The measure does nothing to change the resource allocations and management priorities that leave America’s wild horses and burros with crumbs, forcing their removal from public lands in favor of privately owned livestock.
RELATED: Op-Ed Pushes Contraceptives.
There is hope, according to the writers of a guest column published yesterday in Horse Nation, not because the BLM has decided to change the resource allocations and management priorities on lands set aside for wild horses, but because Congress may force it to implement an $11 million darting campaign.
Do they not see that they’ve thrown in with the groups they criticize? Do they really want HMAs managed primarily for livestock? How many wild horse herds are truly overpopulated?
The Confusion HMA, subject of next week’s roundup, certainly isn’t. Would they start the darting program there? Before or after the roundup?
Next to the government and public-lands ranchers, the greatest threat to America’s wild horses is not the oil companies, not the mining companies, but many of the so-called advocacy groups.
BLM announced today that 500 wild horses will be gathered from the HMA starting on November 29, due to overpopulation. Approximately 480 horses will be removed, with a small group of mares returned to their home range after receiving “population growth suppression.”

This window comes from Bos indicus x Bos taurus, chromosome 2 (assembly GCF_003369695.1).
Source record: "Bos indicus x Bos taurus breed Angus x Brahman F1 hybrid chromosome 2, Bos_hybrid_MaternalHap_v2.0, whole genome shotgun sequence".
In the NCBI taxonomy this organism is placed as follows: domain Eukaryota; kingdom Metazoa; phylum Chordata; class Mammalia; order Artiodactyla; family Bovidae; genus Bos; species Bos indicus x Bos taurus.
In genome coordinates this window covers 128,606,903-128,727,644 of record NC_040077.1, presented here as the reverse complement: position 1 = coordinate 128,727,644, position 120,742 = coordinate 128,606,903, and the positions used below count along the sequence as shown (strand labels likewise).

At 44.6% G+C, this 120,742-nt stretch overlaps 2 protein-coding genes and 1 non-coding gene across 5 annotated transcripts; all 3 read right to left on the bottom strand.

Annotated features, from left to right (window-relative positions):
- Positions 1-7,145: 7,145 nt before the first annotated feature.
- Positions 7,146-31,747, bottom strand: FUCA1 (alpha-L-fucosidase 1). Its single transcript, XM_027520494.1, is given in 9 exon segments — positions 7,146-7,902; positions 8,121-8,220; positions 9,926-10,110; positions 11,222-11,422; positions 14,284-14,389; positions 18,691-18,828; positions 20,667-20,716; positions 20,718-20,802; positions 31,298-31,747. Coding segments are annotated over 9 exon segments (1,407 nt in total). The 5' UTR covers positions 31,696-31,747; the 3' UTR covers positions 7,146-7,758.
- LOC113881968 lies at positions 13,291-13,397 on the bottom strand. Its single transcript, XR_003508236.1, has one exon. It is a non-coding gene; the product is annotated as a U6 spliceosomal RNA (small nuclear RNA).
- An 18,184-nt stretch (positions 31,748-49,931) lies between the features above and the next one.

The roundup—an enforcement action—will be carried out with helicopters, according to the news release, and will be open to public observation.
The HMA covers approximately 235,000 acres in western Utah and has an AML of 115.
Captured animals will be taken to the off-range corrals in Axtell.
Gather stats and daily reports will be posted to this page.
RELATED: Confusion Management Plan In the News.
The link pointed to a copy of the story in the Houston Chronicle.
The government spends $57 million per year to warehouse 52,000 wild horses and burros, according to a recent news release, so it can collect an estimated $850,000 in grazing fees from the ranchers to whom their food is sold.
Revenue = 52,000 horses × 12 AUMs per horse per year × $1.35 per AUM
With taxpayers making up the difference, the grazing program is a fine example of redistribution of wealth. That’s what Protect the Harvest is trying to protect.
Somewhere in Nevada with Donald Cool.
Corral cleaning is like leaf collection: You first have to gather the pieces into piles then transfer them into a container for removal.